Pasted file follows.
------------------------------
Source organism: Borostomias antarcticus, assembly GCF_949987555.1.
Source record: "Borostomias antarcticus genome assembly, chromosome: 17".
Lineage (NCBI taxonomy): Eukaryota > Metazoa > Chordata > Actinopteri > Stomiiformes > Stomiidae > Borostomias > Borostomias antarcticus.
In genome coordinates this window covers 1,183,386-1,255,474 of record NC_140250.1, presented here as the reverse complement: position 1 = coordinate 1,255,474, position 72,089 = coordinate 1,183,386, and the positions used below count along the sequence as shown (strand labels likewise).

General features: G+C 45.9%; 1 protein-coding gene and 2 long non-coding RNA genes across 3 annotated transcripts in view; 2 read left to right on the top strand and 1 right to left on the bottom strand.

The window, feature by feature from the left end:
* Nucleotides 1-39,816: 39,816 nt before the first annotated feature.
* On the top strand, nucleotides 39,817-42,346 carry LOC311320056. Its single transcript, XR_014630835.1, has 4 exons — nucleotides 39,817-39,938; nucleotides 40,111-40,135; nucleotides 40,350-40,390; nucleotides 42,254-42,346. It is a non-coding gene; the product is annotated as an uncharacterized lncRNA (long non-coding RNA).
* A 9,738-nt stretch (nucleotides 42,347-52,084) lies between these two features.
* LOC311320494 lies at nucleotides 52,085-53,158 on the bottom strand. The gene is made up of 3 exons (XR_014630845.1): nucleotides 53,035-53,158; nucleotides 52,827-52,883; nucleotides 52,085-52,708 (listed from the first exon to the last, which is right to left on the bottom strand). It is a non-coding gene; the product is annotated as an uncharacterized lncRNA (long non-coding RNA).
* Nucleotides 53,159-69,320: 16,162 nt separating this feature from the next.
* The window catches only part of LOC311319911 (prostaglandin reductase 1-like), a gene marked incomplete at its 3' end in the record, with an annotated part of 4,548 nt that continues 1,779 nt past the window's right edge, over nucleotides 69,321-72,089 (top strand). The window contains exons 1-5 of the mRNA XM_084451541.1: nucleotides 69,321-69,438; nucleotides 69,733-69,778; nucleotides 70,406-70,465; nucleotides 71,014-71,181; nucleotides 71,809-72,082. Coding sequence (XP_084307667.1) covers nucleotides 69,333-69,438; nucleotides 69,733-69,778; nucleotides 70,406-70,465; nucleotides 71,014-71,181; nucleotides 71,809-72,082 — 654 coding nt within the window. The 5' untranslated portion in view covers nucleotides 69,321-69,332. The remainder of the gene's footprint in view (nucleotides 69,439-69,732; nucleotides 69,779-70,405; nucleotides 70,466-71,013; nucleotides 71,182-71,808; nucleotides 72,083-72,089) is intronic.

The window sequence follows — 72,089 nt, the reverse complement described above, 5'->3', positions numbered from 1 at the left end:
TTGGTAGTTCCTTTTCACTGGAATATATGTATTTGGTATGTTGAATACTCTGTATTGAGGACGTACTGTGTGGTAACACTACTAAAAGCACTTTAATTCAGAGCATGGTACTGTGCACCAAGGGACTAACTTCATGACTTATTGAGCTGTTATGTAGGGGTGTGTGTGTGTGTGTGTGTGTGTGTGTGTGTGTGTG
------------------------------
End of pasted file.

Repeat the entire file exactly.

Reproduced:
Source organism: Borostomias antarcticus, assembly GCF_949987555.1.
Source record: "Borostomias antarcticus genome assembly, chromosome: 17".
Lineage (NCBI taxonomy): Eukaryota > Metazoa > Chordata > Actinopteri > Stomiiformes > Stomiidae > Borostomias > Borostomias antarcticus.
In genome coordinates this window covers 1,183,386-1,255,474 of record NC_140250.1, presented here as the reverse complement: position 1 = coordinate 1,255,474, position 72,089 = coordinate 1,183,386, and the positions used below count along the sequence as shown (strand labels likewise).

General features: G+C 45.9%; 1 protein-coding gene and 2 long non-coding RNA genes across 3 annotated transcripts in view; 2 read left to right on the top strand and 1 right to left on the bottom strand.

The window, feature by feature from the left end:
* Nucleotides 1-39,816: 39,816 nt before the first annotated feature.
* On the top strand, nucleotides 39,817-42,346 carry LOC311320056. Its single transcript, XR_014630835.1, has 4 exons — nucleotides 39,817-39,938; nucleotides 40,111-40,135; nucleotides 40,350-40,390; nucleotides 42,254-42,346. It is a non-coding gene; the product is annotated as an uncharacterized lncRNA (long non-coding RNA).
* A 9,738-nt stretch (nucleotides 42,347-52,084) lies between these two features.
* LOC311320494 lies at nucleotides 52,085-53,158 on the bottom strand. The gene is made up of 3 exons (XR_014630845.1): nucleotides 53,035-53,158; nucleotides 52,827-52,883; nucleotides 52,085-52,708 (listed from the first exon to the last, which is right to left on the bottom strand). It is a non-coding gene; the product is annotated as an uncharacterized lncRNA (long non-coding RNA).
* Nucleotides 53,159-69,320: 16,162 nt separating this feature from the next.
* The window catches only part of LOC311319911 (prostaglandin reductase 1-like), a gene marked incomplete at its 3' end in the record, with an annotated part of 4,548 nt that continues 1,779 nt past the window's right edge, over nucleotides 69,321-72,089 (top strand). The window contains exons 1-5 of the mRNA XM_084451541.1: nucleotides 69,321-69,438; nucleotides 69,733-69,778; nucleotides 70,406-70,465; nucleotides 71,014-71,181; nucleotides 71,809-72,082. Coding sequence (XP_084307667.1) covers nucleotides 69,333-69,438; nucleotides 69,733-69,778; nucleotides 70,406-70,465; nucleotides 71,014-71,181; nucleotides 71,809-72,082 — 654 coding nt within the window. The 5' untranslated portion in view covers nucleotides 69,321-69,332. The remainder of the gene's footprint in view (nucleotides 69,439-69,732; nucleotides 69,779-70,405; nucleotides 70,466-71,013; nucleotides 71,182-71,808; nucleotides 72,083-72,089) is intronic.

The window sequence follows — 72,089 nt, the reverse complement described above, 5'->3', positions numbered from 1 at the left end:
TTGGTAGTTCCTTTTCACTGGAATATATGTATTTGGTATGTTGAATACTCTGTATTGAGGACGTACTGTGTGGTAACACTACTAAAAGCACTTTAATTCAGAGCATGGTACTGTGCACCAAGGGACTAACTTCATGACTTATTGAGCTGTTATGTAGGGGTGTGTGTGTGTGTGTGTGTGTGTGTGTGTGTGTGTG